George L. Heritage
Terrestrial Laser Scanning of grain roughness in a gravel-bed river
Heritage, George L.; Milan, David J.
Dr David Milan D.Milan@hull.ac.uk
Senior Lecturer in Physical Geography; Employability Officer
This paper demonstrates the application of Terrestrial Laser Scanning (TLS) to determine the full population of grain roughness in gravel-bed rivers. The technique has the potential to completely replace the need for complex, time-consuming manual sampling methods. Using TLS, a total of 3.8million data points (mean spacing 0.01m) were retrieved from a gravel bar surface at Lambley on the River South Tyne, UK. Grain roughness was extracted through determination of twice the local standard deviation (2σz) of all the elevations in a 0.15m radius moving window over the data cloud. 2σz values were then designated to each node on a 5cm regular grid, allowing fine resolution DEMs to be produced, where the elevation is equivalent to the grain roughness height. Comparisons are made between TLS-derived grain roughness and grid-by-number sampling for eight 2m2 patches on the bar surface. Strong relationships exist between percentiles from the population of 2σz heights with measured a-, b-, and c-axes, with the closest matches appearing for the c-axis. Although strong relationships exist between TLS-derived grain roughness (2σz), variations in the degree of burial, packing and imbrication, results in very different slope and intercept exponents. This highlights that conventional roughness measurement using gravel axis length should be used with caution as measured axes do not necessarily represent the actual extent to which the grain protrudes into the flow. The sampling error inherent in conventional sampling is also highlighted through undertaking Monte Carlo simulation on a population of 2000 clasts measured using the grid-by-number method and comparing this with the TLS-derived population of grain roughness heights. Underestimates of up to -23% and overestimates of up to +50% were found to occur when considering the D84, and -20% and overestimates of up to +36% were found to occur when considering the D50.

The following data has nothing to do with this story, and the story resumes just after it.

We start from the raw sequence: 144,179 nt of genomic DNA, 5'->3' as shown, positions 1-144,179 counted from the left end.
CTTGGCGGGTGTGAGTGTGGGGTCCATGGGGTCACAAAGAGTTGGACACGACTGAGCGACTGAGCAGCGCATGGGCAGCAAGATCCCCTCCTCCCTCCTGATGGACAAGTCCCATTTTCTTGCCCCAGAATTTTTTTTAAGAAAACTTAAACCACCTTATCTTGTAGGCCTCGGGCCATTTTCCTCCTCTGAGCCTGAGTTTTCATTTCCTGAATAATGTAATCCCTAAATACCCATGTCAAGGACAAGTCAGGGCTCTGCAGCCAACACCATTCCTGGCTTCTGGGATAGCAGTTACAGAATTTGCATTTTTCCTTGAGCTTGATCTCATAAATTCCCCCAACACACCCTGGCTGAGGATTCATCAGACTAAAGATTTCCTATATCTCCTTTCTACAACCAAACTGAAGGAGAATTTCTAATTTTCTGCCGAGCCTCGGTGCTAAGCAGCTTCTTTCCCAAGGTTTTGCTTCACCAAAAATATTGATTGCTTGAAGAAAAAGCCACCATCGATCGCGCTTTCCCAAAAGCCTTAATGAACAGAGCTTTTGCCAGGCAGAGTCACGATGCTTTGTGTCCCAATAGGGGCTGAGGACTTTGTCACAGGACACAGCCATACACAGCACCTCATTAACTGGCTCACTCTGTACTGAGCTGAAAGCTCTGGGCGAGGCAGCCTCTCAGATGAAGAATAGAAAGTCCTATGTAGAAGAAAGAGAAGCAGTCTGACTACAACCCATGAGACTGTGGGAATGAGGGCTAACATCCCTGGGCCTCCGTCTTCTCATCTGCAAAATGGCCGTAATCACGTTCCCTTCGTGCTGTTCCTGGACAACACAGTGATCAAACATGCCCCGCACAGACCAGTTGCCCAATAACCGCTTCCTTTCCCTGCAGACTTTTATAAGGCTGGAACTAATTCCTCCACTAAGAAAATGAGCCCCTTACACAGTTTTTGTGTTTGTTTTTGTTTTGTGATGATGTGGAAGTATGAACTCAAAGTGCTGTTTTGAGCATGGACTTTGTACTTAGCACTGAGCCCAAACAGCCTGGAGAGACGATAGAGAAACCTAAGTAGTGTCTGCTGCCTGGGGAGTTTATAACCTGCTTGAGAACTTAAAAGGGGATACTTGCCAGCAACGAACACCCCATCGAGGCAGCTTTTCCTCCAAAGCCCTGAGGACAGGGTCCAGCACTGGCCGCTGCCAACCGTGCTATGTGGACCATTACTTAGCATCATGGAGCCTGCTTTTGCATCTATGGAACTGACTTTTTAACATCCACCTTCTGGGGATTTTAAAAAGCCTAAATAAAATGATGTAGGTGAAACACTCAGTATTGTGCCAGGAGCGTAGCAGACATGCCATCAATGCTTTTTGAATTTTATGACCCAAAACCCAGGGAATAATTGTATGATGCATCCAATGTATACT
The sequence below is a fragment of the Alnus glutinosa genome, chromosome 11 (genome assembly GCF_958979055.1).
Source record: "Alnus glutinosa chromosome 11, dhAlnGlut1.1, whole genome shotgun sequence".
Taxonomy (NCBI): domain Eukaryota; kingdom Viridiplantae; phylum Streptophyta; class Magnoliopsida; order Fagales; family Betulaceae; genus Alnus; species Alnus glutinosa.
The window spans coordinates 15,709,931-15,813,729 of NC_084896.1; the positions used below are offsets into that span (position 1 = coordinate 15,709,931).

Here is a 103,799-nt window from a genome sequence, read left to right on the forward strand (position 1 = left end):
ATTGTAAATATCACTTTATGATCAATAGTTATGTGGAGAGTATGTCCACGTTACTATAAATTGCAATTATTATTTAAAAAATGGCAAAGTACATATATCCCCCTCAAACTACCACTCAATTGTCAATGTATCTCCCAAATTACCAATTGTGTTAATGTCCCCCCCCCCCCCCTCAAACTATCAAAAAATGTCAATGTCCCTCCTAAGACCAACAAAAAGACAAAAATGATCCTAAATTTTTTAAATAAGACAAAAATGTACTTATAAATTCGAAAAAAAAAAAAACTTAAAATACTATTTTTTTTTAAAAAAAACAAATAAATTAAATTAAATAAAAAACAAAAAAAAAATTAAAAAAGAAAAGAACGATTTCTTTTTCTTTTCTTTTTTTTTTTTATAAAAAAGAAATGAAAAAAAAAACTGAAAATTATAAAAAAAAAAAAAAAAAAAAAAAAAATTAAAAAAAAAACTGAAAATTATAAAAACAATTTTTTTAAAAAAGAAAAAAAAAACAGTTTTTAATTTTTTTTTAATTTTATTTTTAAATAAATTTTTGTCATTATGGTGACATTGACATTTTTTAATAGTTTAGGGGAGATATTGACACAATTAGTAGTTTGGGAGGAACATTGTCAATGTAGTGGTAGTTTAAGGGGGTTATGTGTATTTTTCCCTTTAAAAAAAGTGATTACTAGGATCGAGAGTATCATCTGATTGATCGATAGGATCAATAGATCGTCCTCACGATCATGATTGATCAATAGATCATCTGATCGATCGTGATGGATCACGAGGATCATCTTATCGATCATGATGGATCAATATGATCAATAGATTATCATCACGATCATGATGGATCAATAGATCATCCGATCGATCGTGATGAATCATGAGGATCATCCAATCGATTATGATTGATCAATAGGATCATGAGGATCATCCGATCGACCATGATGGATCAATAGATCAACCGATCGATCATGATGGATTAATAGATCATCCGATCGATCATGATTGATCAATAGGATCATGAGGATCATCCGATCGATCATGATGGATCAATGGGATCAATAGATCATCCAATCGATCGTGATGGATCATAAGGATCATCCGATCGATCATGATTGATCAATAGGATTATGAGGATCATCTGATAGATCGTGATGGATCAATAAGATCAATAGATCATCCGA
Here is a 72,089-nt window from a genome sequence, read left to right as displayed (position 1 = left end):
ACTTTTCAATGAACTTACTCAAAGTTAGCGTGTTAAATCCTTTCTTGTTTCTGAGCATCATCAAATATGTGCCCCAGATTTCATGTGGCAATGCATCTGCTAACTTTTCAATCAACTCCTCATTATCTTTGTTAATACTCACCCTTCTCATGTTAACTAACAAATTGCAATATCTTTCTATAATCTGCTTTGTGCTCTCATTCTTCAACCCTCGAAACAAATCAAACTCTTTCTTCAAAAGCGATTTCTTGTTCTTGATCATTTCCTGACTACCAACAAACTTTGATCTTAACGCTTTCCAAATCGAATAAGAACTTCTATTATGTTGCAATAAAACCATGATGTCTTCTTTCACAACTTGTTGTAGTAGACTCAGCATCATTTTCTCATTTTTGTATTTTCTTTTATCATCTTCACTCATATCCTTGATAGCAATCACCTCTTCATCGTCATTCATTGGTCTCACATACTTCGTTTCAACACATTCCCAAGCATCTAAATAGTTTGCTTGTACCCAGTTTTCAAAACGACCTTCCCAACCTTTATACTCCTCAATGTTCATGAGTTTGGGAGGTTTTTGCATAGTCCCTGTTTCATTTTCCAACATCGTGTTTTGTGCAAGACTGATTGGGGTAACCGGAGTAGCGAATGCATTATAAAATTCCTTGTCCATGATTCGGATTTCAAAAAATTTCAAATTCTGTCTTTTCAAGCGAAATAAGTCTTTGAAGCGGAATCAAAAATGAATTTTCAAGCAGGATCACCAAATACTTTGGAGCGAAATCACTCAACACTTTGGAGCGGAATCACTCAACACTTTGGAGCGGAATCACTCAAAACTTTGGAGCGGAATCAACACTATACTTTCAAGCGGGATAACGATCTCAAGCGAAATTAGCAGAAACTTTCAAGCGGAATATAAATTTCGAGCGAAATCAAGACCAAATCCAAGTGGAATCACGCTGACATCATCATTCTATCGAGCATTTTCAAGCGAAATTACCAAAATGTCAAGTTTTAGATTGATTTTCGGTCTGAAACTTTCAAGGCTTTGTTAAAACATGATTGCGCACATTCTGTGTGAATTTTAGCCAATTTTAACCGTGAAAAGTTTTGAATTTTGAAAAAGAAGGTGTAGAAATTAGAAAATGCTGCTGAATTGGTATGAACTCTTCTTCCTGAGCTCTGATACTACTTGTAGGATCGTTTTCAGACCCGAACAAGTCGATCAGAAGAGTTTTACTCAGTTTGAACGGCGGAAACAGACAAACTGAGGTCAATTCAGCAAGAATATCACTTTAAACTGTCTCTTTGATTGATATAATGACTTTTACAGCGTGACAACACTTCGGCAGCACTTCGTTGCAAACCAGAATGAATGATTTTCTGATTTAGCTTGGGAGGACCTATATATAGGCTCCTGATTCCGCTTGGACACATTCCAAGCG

|Journal Article Type||Article|
|Publication Date||Dec 1, 2009|
|Peer Reviewed||Peer Reviewed|
|APA6 Citation||Heritage, G. L., & Milan, D. J. (2009). Terrestrial Laser Scanning of grain roughness in a gravel-bed river. Geomorphology, 113(1-2), 4-11. doi:10.1016/j.geomorph.2009.03.021|
|Keywords||Terrestrial Laser Scanning; Roughness; Grid-by-number sampling; Grain-size; DEM|
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